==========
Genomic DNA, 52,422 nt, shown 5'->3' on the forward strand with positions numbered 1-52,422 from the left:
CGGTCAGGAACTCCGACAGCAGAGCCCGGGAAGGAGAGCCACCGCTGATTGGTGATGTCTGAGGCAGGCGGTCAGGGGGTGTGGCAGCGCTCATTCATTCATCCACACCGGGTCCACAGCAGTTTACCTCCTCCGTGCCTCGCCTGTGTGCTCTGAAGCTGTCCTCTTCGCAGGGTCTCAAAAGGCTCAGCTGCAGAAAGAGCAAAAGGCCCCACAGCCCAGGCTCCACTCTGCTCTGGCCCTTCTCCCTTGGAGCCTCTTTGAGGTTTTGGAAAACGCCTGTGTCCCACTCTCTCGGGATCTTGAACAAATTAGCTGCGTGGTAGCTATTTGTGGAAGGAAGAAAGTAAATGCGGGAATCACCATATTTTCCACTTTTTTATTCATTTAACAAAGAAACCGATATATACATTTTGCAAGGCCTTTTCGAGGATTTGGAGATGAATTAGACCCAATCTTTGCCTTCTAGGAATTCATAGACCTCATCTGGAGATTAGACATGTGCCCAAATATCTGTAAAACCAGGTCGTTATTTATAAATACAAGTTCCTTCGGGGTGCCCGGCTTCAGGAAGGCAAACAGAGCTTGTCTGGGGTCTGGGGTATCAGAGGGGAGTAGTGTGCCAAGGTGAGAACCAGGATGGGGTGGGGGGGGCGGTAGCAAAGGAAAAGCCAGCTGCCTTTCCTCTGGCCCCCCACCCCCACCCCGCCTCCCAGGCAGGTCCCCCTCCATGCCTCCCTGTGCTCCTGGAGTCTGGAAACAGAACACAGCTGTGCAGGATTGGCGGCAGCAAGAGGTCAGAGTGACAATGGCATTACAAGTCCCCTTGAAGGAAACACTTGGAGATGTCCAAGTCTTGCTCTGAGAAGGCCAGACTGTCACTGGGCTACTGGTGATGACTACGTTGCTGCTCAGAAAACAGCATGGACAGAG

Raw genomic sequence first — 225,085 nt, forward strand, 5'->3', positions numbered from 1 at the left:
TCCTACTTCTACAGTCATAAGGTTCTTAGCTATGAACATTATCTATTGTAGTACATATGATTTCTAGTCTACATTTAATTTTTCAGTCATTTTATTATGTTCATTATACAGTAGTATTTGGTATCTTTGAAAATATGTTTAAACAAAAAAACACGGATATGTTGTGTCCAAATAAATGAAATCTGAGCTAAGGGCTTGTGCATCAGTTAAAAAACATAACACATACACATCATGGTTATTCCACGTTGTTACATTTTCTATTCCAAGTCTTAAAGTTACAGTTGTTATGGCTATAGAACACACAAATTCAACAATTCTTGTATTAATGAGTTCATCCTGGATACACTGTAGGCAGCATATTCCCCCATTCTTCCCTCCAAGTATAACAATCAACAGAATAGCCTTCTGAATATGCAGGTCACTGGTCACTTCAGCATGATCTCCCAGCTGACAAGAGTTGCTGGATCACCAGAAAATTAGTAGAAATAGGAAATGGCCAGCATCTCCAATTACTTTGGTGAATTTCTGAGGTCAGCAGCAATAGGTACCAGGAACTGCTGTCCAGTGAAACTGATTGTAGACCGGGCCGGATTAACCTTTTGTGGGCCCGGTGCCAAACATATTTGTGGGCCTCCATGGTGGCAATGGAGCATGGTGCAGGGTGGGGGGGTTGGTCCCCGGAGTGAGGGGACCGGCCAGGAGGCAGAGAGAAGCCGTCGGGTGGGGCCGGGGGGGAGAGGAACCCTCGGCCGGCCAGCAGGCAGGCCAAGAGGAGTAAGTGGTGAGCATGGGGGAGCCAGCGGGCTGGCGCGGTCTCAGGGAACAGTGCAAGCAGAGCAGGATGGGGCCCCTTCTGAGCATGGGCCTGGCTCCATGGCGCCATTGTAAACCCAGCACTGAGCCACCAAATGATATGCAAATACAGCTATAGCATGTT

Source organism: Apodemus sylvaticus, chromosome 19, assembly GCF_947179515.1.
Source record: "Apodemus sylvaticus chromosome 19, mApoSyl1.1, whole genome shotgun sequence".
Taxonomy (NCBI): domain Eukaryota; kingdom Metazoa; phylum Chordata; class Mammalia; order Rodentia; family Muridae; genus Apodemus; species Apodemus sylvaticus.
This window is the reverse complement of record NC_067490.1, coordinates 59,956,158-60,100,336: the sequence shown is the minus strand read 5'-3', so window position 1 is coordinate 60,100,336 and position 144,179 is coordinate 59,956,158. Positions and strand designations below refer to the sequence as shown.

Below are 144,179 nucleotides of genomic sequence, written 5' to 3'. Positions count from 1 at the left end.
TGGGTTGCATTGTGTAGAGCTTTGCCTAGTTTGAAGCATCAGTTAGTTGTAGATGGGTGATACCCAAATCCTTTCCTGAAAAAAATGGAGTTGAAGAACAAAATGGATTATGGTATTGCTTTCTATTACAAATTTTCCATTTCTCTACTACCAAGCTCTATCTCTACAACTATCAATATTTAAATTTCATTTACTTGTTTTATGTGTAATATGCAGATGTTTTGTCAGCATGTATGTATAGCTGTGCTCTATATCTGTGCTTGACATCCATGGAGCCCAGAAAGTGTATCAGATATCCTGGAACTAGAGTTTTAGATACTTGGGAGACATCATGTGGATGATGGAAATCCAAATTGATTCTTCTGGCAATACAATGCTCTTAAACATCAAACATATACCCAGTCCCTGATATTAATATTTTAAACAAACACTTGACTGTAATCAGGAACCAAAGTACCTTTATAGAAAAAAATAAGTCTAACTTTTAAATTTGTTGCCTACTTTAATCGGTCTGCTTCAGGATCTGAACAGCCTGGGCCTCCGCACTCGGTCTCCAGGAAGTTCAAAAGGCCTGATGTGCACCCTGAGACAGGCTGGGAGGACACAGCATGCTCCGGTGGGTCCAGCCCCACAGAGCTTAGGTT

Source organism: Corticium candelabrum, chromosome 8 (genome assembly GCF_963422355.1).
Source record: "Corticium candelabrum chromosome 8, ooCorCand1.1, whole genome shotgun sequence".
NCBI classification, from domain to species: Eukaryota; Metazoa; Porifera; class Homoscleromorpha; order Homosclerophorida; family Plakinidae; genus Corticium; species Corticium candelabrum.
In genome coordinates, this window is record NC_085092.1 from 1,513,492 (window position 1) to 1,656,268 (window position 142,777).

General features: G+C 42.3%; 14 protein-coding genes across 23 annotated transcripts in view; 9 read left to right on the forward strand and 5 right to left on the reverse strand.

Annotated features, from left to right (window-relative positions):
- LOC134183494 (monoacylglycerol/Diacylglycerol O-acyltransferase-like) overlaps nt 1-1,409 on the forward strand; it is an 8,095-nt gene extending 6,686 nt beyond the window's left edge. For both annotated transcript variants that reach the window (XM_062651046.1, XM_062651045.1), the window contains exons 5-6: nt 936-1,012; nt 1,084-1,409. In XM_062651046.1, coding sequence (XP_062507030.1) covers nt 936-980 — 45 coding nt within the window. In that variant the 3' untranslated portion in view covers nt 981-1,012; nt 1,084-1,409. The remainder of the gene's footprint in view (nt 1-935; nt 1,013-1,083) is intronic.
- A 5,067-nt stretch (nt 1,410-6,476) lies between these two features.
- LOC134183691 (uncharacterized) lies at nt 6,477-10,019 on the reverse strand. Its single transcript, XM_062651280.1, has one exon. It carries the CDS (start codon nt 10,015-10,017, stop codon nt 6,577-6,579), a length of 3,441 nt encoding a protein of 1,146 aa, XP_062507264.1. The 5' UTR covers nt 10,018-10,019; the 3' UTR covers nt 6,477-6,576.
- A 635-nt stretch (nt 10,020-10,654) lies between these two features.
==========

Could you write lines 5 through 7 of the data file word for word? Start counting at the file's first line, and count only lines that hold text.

Source organism: Apodemus sylvaticus, chromosome 19, assembly GCF_947179515.1.
Source record: "Apodemus sylvaticus chromosome 19, mApoSyl1.1, whole genome shotgun sequence".
Taxonomy (NCBI): domain Eukaryota; kingdom Metazoa; phylum Chordata; class Mammalia; order Rodentia; family Muridae; genus Apodemus; species Apodemus sylvaticus.